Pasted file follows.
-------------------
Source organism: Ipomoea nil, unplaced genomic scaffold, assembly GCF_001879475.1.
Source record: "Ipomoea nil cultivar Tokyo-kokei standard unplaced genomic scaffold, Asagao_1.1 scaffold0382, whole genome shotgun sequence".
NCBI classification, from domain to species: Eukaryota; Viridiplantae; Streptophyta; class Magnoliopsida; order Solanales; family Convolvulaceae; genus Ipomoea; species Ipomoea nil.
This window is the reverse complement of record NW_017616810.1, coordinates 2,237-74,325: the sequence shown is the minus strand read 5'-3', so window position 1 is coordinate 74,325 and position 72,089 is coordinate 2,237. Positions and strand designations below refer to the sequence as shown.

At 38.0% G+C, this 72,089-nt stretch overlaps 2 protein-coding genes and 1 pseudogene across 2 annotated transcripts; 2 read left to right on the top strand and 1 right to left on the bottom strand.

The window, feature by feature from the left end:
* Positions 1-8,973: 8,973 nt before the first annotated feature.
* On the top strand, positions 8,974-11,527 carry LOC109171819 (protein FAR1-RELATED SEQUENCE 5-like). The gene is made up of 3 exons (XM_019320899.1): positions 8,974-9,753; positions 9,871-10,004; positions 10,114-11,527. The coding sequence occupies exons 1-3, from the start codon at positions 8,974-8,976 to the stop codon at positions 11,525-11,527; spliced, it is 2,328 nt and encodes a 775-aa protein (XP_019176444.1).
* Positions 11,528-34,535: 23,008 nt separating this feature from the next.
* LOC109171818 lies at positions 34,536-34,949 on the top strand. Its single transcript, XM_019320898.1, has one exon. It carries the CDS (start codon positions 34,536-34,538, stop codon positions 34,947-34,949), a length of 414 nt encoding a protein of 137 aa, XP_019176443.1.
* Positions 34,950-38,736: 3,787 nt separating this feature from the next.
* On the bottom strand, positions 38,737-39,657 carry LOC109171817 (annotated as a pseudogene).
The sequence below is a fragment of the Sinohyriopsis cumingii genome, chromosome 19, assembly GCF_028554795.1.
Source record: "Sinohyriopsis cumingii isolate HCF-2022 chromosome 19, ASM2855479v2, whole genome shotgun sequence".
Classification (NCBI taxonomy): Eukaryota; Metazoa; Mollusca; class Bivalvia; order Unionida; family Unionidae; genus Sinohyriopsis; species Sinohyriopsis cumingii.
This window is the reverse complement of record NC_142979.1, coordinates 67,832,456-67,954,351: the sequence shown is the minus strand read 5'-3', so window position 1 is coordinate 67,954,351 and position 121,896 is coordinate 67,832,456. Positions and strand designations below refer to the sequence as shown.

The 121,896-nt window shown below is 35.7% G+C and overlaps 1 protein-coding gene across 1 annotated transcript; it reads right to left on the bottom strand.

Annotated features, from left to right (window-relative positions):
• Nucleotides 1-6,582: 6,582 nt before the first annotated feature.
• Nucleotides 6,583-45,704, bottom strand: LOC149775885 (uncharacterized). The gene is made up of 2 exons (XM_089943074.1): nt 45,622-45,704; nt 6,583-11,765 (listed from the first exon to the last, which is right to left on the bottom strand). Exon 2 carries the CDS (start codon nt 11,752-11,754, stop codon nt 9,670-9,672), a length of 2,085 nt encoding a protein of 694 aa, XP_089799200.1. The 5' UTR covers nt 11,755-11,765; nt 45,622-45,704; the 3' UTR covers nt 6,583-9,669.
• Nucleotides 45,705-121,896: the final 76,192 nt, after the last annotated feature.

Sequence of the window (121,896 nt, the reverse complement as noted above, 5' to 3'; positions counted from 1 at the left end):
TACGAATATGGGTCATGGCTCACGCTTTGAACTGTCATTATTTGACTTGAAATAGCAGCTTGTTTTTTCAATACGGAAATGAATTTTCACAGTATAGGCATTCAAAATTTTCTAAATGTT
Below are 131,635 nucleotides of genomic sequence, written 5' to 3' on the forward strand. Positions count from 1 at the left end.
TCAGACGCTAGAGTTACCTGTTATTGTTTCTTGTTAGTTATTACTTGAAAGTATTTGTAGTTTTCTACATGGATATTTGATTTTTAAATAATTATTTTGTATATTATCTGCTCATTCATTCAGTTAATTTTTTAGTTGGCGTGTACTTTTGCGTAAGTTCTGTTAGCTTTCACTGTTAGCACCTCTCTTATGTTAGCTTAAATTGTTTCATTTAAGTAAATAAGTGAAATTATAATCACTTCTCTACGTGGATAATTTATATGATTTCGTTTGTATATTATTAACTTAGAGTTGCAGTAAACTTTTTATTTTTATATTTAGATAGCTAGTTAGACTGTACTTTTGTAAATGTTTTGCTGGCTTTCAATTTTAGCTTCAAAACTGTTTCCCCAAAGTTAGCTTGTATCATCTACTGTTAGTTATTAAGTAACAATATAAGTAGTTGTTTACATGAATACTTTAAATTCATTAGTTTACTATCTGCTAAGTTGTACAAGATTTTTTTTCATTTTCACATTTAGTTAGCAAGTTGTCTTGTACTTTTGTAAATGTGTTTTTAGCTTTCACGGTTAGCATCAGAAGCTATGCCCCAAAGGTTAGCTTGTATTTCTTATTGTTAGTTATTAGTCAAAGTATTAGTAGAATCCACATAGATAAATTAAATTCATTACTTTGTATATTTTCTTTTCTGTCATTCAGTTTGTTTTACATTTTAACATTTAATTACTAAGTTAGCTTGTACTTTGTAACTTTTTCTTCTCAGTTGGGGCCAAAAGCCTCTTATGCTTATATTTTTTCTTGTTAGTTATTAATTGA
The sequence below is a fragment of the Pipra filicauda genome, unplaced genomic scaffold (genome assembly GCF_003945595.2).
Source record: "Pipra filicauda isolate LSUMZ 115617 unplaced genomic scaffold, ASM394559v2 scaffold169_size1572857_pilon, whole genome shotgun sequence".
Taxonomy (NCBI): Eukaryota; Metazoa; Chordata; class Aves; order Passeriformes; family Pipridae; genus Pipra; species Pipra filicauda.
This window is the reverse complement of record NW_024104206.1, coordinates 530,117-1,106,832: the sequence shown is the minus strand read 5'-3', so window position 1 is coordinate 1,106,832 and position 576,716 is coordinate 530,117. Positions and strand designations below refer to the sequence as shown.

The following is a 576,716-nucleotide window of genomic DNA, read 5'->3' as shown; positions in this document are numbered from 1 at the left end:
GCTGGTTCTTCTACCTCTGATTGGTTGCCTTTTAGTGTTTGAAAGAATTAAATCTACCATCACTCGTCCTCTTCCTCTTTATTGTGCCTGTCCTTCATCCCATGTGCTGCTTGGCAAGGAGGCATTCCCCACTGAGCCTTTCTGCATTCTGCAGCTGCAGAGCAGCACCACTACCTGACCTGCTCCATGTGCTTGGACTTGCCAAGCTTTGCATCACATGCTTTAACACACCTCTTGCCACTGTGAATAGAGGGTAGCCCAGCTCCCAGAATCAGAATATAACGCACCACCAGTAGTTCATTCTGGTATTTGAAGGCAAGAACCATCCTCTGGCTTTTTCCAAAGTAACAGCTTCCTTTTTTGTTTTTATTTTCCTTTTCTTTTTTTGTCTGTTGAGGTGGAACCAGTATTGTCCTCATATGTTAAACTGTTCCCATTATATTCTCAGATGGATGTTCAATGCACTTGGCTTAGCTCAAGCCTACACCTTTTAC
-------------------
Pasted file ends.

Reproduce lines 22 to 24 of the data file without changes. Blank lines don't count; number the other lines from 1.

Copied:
Sequence of the window (121,896 nt, the reverse complement as noted above, 5' to 3'; positions counted from 1 at the left end):
TACGAATATGGGTCATGGCTCACGCTTTGAACTGTCATTATTTGACTTGAAATAGCAGCTTGTTTTTTCAATACGGAAATGAATTTTCACAGTATAGGCATTCAAAATTTTCTAAATGTT
Below are 131,635 nucleotides of genomic sequence, written 5' to 3' on the forward strand. Positions count from 1 at the left end.